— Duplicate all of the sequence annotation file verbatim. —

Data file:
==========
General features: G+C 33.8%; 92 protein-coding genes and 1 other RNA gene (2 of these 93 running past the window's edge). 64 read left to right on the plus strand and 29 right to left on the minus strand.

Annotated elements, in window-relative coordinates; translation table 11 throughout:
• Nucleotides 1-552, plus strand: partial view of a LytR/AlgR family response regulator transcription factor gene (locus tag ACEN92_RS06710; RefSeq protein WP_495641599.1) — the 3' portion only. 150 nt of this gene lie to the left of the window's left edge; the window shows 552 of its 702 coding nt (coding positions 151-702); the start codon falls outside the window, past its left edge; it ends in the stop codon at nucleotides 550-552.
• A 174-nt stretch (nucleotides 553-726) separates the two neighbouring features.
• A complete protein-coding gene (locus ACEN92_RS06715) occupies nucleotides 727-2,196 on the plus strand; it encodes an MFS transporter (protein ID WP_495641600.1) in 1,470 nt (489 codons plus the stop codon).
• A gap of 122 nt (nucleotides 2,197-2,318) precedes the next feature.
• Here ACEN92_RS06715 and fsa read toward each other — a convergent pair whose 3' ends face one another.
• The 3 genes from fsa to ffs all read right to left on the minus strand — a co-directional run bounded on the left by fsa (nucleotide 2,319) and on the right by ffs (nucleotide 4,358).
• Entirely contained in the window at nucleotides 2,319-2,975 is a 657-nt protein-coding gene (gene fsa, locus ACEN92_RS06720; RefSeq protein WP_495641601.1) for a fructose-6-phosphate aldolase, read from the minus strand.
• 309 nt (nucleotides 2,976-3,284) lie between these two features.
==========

General features: G+C 33.8%; 92 protein-coding genes and 1 other RNA gene (2 of these 93 running past the window's edge). 64 read left to right on the plus strand and 29 right to left on the minus strand.

Annotated elements, in window-relative coordinates; translation table 11 throughout:
• Nucleotides 1-552, plus strand: partial view of a LytR/AlgR family response regulator transcription factor gene (locus tag ACEN92_RS06710; RefSeq protein WP_495641599.1) — the 3' portion only. 150 nt of this gene lie to the left of the window's left edge; the window shows 552 of its 702 coding nt (coding positions 151-702); the start codon falls outside the window, past its left edge; it ends in the stop codon at nucleotides 550-552.
• A 174-nt stretch (nucleotides 553-726) separates the two neighbouring features.
• A complete protein-coding gene (locus ACEN92_RS06715) occupies nucleotides 727-2,196 on the plus strand; it encodes an MFS transporter (protein ID WP_495641600.1) in 1,470 nt (489 codons plus the stop codon).
• A gap of 122 nt (nucleotides 2,197-2,318) precedes the next feature.
• Here ACEN92_RS06715 and fsa read toward each other — a convergent pair whose 3' ends face one another.
• The 3 genes from fsa to ffs all read right to left on the minus strand — a co-directional run bounded on the left by fsa (nucleotide 2,319) and on the right by ffs (nucleotide 4,358).
• Entirely contained in the window at nucleotides 2,319-2,975 is a 657-nt protein-coding gene (gene fsa, locus ACEN92_RS06720; RefSeq protein WP_495641601.1) for a fructose-6-phosphate aldolase, read from the minus strand.
• 309 nt (nucleotides 2,976-3,284) lie between these two features.